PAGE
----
Attracting and retaining customers are the most challenging issues for Australian businesses, according to research commissioned by the Australian Retailers Association.
Despite this, the study found 51% of small retailers do not have a customer experience strategy in place.
However, there is good news, with almost 90% of retailers surveyed saying they have a website. Meanwhile, 80% of respondents had an active social media presence.
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The findings follow SmartCompany revealing that two thirds of shoppers now go online before visiting a bricks-and-mortar store.
Paul Greenberg, the executive chairman of the National Online Retail Association, previously saidthe concept of researching online and buying offline – or vice versa – is becoming more popular with consumers.
“Established retailers need to have a very strong online strategy, and in-store experience needs to be well optimised,” Greenberg said.
“There is no room for uninformed associates on the retail floor; they have to be on their game. Industry retailers struggled recently thinking it’s either an offline strategy or online strategy. But it’s not a straight line. It’s a combination of them both.”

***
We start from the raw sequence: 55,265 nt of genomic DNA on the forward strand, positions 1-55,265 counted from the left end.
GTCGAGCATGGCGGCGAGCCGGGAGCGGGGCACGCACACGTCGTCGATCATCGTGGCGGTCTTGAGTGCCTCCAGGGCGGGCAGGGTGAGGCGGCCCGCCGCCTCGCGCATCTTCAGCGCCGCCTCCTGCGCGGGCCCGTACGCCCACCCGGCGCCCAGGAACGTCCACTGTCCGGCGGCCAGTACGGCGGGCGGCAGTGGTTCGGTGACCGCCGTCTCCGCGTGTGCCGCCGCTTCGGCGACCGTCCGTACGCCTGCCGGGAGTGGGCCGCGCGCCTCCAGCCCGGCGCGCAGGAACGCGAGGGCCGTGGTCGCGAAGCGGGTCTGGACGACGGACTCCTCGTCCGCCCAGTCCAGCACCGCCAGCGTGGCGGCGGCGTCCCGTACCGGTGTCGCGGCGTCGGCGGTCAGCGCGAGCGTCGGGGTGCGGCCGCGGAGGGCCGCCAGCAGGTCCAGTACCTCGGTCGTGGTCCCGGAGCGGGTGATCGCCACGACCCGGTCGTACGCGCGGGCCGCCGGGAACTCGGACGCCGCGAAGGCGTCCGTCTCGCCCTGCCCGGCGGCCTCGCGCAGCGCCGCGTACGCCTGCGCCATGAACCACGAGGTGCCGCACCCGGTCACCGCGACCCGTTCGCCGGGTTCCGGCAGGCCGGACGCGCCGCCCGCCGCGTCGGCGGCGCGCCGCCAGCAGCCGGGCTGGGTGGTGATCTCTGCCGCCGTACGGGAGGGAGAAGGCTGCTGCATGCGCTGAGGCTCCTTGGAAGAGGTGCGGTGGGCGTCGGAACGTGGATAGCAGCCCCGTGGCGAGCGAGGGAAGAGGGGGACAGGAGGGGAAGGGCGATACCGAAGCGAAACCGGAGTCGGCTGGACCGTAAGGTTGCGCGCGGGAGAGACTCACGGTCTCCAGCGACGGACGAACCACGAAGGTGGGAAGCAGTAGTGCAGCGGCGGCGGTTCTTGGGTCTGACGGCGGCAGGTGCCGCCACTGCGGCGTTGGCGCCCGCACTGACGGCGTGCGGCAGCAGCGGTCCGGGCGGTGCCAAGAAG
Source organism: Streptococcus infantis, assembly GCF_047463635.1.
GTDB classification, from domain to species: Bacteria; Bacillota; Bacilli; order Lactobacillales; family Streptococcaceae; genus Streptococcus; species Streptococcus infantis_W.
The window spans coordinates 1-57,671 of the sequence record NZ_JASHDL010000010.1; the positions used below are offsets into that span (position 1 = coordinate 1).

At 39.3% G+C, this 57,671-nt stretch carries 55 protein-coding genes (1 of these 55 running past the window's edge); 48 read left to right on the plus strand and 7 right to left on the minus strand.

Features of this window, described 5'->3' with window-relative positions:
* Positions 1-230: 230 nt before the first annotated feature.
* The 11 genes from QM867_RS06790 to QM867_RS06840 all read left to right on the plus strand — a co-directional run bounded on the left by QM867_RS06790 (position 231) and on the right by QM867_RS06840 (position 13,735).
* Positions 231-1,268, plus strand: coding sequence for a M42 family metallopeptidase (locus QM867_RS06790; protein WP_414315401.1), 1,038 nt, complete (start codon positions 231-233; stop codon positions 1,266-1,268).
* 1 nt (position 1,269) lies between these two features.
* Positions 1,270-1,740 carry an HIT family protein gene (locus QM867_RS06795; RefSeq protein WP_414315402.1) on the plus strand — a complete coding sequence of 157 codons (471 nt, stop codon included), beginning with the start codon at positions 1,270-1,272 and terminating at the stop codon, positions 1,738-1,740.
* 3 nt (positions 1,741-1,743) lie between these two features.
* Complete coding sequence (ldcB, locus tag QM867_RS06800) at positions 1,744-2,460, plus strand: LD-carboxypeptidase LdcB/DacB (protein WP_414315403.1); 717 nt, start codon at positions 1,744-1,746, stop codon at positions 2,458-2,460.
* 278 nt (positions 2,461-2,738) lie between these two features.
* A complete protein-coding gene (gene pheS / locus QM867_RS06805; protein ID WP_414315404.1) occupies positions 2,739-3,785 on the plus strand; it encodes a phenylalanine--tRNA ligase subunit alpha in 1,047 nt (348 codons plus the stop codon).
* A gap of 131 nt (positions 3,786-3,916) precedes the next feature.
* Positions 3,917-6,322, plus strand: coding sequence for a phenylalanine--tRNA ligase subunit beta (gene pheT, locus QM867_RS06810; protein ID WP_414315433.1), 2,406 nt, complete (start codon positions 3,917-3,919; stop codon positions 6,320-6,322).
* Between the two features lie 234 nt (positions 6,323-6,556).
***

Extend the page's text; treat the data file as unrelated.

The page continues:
Apple reports third quarter profit of $US10.7 billion
Apple has reported $US10.7 billion ($14.46 billion) in profit for the third quarter ending 27 June 2015, up from $US7.7 billion for the previous corresponding period.
Apple chief executive Tim Cook said in a statement the results were driven by the App Store and recent release of the Apple Watch.
“We had an amazing quarter, with iPhone revenue up 59% over last year, strong sales of Mac, all-time record revenue from services, driven by the App Store, and a great start for Apple Watch,” Cook said.
“The excitement for Apple Music has been incredible, and we’re looking forward to releasing iOS 9, OS X El Capitan and watchOS 2 to customers in the fall.”
Shares down on open
Aussie shares are trading lower this morning off the back of a poor showing from Wall Street.
Michael McCarthy, the chief market strategist for CMC Markets, said in a statement selling pressures emerged across various asset classes overnight.
“Two local factors may provide support for Australian shares,” McCarthy said.
“Despite the general sell-off, commodity prices rose, mainly due to the weakening US dollar. Gold regained ground above $US1100, and West Texas oil recaptured $US50. These moves may slow, or even reverse, the resource sector rout. BHP’s quarterly production report this morning will also draw attention, with copper writedowns and lower coal production offset by forecast beating iron ore sales.”
The S&P/ASX200 benchmark was down 1.01%, falling 56.9 points to 5649.8 points at 11.38am AEST. On Tuesday, the Dow Jones closed down 1%, falling 181.12 points to 17,919.29 points.